The books we love coming out this week include new titles from Serhiy Zhadan, Claire Christian, and Jonathan Cohn.
Wagers sends their Farian War series out with a bang, delivering all the action, snark, emotion, and political maneuvering fans of Gunrunner Empress Hail Bristol expect. Hail has escaped the beings who captured her in Down Among the Dead, but now finds herself outside of her comfort zone yet again, embroiled in political plots she can’t shoot her way out of. The dangers are manifold: a confrontation is brewing between Hail and supersoldiers who claim to be gods, an ancient and powerful alien race is on its way to Indrana, and a millennia-long war between the Farians and the Shen rages on. Hail is out of her depth in trying to broker peace in the galaxy, but she has her beloved and cunning friends at her side—and still hasn’t lost an iota of courage from her days as a gunrunner. Fans will be sad to see the series end, but gratified by the action and intrigue of this fast-paced finale. This is a fantastic send-off for one of science fiction’s most remarkable recent protagonists.
Christian’s delightful sophomore outing (after A Beautiful Mess) is a vibrant story of self discovery. After Noni Blake’s nine-year relationship fizzles out, Noni, a plus-sized, bisexual teacher, is ready to jump back into the dating scene. She creates a list of people she wishes she’d slept with when she had the chance and sets out to amend these missed connections on a semester-long vacation during which she’ll travel from Australia to the U.K. But when a string of disappointing sexual encounters culminates in sleeping with her college crush only to discover that the woman has a girlfriend, Noni changes her focus from romance to the pursuit of pleasure. Her quest for joy sees her buying lingerie, eating without guilt, and posing in a nude photo shoot. But she’s unprepared for Beau, a brazen Scottish tattoo artist, to weasel his way into her heart. As their fling grows serious, Noni must figure out how to carry the pleasure she’s found on vacation into her daily life. Noni is equally sincere and hilarious as she learns to be true to herself, and Beau’s unwavering support is sure to make readers swoon. Both a celebration of pleasure and a dissection of the restrictions people place on their own lives, this is sure to capture readers’ hearts.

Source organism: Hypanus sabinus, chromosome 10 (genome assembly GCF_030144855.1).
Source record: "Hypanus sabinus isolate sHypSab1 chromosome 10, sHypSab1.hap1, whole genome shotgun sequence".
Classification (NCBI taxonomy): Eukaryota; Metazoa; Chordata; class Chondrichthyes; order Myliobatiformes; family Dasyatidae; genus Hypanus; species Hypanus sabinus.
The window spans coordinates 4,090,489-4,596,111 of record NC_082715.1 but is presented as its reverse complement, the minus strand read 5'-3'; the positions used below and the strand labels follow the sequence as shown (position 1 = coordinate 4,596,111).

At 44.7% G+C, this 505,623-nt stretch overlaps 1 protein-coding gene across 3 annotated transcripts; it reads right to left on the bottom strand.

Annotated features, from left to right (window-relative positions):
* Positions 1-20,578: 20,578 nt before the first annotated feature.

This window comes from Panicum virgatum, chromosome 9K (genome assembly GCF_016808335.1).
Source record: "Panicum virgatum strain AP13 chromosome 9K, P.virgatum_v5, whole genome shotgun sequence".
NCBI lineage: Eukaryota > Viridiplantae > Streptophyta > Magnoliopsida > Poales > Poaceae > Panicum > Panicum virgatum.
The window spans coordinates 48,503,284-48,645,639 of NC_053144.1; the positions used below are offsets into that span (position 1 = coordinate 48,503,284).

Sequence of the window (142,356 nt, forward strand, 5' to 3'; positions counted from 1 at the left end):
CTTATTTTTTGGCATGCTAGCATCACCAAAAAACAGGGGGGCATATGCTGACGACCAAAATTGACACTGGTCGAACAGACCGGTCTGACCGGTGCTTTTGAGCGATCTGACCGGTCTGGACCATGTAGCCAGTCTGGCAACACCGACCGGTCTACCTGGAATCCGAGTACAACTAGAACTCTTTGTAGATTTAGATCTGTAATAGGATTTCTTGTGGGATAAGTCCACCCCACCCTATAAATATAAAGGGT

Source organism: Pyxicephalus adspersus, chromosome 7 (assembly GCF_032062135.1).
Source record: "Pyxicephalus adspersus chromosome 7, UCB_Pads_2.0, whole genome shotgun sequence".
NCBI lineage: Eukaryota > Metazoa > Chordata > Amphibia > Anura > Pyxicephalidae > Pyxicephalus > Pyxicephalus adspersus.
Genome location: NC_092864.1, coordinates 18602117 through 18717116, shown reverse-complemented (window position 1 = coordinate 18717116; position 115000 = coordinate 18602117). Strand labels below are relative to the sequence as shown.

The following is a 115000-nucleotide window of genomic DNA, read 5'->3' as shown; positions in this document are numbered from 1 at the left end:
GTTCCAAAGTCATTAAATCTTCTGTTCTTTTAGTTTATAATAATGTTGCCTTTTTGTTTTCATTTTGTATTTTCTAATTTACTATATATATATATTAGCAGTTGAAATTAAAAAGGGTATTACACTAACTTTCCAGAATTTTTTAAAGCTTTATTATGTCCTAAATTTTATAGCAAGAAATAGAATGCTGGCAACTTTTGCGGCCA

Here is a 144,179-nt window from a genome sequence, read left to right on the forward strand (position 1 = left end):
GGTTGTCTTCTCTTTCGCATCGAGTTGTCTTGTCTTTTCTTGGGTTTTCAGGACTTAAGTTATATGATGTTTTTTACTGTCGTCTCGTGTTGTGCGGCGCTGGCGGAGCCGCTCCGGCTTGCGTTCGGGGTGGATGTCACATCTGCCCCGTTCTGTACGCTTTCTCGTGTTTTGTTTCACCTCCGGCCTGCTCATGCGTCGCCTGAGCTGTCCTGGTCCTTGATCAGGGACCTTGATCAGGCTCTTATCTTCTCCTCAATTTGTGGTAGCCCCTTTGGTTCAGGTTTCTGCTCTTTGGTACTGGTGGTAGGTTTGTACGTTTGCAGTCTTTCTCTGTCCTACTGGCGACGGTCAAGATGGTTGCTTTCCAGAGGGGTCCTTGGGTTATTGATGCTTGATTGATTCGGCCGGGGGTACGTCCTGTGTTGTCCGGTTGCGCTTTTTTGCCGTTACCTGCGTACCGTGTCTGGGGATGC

Lust, infidelity, and revenge drive this downright devilish series launch from Cole (The Hearts We Burn). When chronic cheater and cosmetic surgeon Dorian Graham married his on-again, off-again girlfriend of over 10 years, he vowed to stop his philandering ways—so he’s shocked when his wife offers him a marriage pass as an anniversary present: one night to do whatever he wants with whomever he wants, no questions asked. Shantae Graham doesn’t trust her husband, but she’s always wanted to start a family and live happily ever after with him and hopes the pass will bring them closer together. Unbeknownst to Shantae, Dorian uses his pass to sleep with her flighty estranged sister, Reagan—and when Reagan refuses to let go after just one night, their affair leads Dorian’s life to spiral into chaos as he’s forced to deal with a suicide attempt, an unplanned pregnancy, and threats to his medical practice. There are enough twists and turns to this erotic suspense novel to cause whiplash, and the ending is as surprising as it is satisfying. Sensual and shocking, this is a surefire hit.